Defined Benefit plans - how contributions work


What is a Defined Benefit (DB) plan?

Generally there are two types of superannuation funds in Australia. Most working Australians have accumulation-style super accounts, which are called 'defined contribution' funds, however some Australians are in the defined benefits fund.

When contributing to a defined benefit fund, your employer generally does not contribute specifically for you but contributes to the fund in general. This is known as a notional taxed contribution.

What are notional-contributions?

The final benefit paid to a member of a DB plan is defined in advance of their retirement. Generally, a retirement benefit is based on a formula, specific to the fund, which usually takes into account the member's salary at or near retirement, their age and period of employment or membership.

The employer must make sufficient contributions to the super fund to ensure that each member's retirement benefit can be met. An actuary determines the amount of contributions that the employer needs to make to the fund.

Understanding the type of super fund you have can help you manage the super contributions caps.

Concessional contributions caps and what it means for notional contributions

A cap of $30,000 applies to concessional contributions for those aged 48 and under on 1st July 2014. A cap of $35,000 applies for those aged 49 and over at 1 July 2014.

Concessional contributions are generally contributions made by your employer, salary sacrifice contributions and personal contributions for which a tax deduction is claimed. They generally attract a 15% concessional contributions tax.

Where the cap is exceeded the excess amount is added to your assessable income for the year. This may increase your personal tax liability. In addition, this excess amount will also count as a non-concessional contribution for that tax year.

While the concessional contributions cap is the same for accumulation and defined benefit members, the amount that counts towards this cap is calculated differently.

For an accumulation fund, it's the actual contributions made for the member (plus certain amounts allocated from reserves or surplus if applicable) that count towards the cap.

For defined benefit funds, it is not possible to directly identify the amount of contributions for individual member. Instead, a "Notional Taxed Contribution" is calculated by the super fund on its members' behalf. This calculation is used to measure against their relevant concessional contributions cap. Any additional employer or salary sacrifice contributions to an accumulation fund will also count towards the concessional contributions cap.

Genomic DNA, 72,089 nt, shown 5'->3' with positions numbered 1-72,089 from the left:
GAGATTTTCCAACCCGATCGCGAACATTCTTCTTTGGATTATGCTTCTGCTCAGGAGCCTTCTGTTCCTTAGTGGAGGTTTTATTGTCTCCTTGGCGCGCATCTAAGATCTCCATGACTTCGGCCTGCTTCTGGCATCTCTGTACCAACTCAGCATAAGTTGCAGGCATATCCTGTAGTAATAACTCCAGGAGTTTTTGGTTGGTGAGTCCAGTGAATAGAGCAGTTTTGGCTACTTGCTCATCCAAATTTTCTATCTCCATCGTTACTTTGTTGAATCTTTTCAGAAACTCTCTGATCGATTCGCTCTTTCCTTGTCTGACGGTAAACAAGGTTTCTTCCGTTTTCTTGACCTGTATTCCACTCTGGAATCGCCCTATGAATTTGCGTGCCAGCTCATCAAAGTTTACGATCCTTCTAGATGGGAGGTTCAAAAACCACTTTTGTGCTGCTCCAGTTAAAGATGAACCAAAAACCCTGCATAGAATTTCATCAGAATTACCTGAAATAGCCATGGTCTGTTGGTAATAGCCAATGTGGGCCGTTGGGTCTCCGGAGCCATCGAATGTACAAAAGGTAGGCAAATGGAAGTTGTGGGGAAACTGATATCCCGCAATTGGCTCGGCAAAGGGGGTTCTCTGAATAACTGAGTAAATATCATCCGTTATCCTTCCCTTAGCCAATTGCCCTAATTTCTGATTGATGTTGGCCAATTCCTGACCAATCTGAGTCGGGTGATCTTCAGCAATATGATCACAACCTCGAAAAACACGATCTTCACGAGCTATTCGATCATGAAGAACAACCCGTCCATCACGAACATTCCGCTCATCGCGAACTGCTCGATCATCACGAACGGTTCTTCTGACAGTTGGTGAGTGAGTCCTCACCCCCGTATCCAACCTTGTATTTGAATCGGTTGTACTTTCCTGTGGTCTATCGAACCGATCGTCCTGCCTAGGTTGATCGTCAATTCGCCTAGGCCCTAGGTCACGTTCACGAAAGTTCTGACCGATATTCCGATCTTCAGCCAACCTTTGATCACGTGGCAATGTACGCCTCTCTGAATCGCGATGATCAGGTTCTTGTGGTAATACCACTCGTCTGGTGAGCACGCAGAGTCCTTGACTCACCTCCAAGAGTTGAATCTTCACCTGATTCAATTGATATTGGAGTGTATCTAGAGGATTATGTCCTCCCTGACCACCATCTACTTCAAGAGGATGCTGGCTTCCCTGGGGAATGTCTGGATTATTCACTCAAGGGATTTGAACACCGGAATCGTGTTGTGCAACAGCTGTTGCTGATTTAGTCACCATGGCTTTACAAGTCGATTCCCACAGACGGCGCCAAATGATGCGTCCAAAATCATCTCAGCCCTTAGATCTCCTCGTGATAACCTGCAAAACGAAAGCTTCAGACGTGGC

How you can monitor your concessional contributions

You'll need to take into account the following contributions when monitoring your concessional contributions:

  • Your notional taxed contributions
  • Any additional employer super contributions which provide accumulation benefits
  • Any additional salary sacrifice contributions you make to provide accumulation benefits and
  • Any concessional contributions you receive in other super funds.

Your super fund's helpline should be the first source of information regarding notional taxed contribution calculations.

Given the complexity of the regulations and the serious implications if you exceed the concessional contributions cap, defined benefit members should manage and plan their overall super contributions and retirement wealth with care.

Non-concessional contributions

Caps also apply to non-concessional contributions, which are contributions you make from after-tax income.

You'll find details of the non-concessional contributions caps on the Australian Taxation Office (ATO) website.

The government has proposed that excess non-concessional contributions made from 1 July 2013 will be able to be withdrawn, without penalty, along with any 'associated earnings'.

More information

If you have any questions about defined benefits or notional contributions, please contact us.

This information has been prepared by Mercer Outsourcing (Australia) Pty Ltd (MOAPL) ABN 83 068 908 912, Australian Financial Services Licence #411980. Any advice contained in this document is of a general nature only, and does not take into account the personal needs and circumstances of any particular individual. Prior to acting on any information contained in this document, you need to take into account your own financial circumstances, consider the Product Disclosure Statement for any product you are considering, and seek professional advice from a licensed, or appropriately authorised, financial adviser if you are unsure of what action to take. "MERCER" is a registered trademark of Mercer (Australia) Pty Ltd ABN 32 005 315 917. Copyright 2012 Mercer LLC. All rights reserved.

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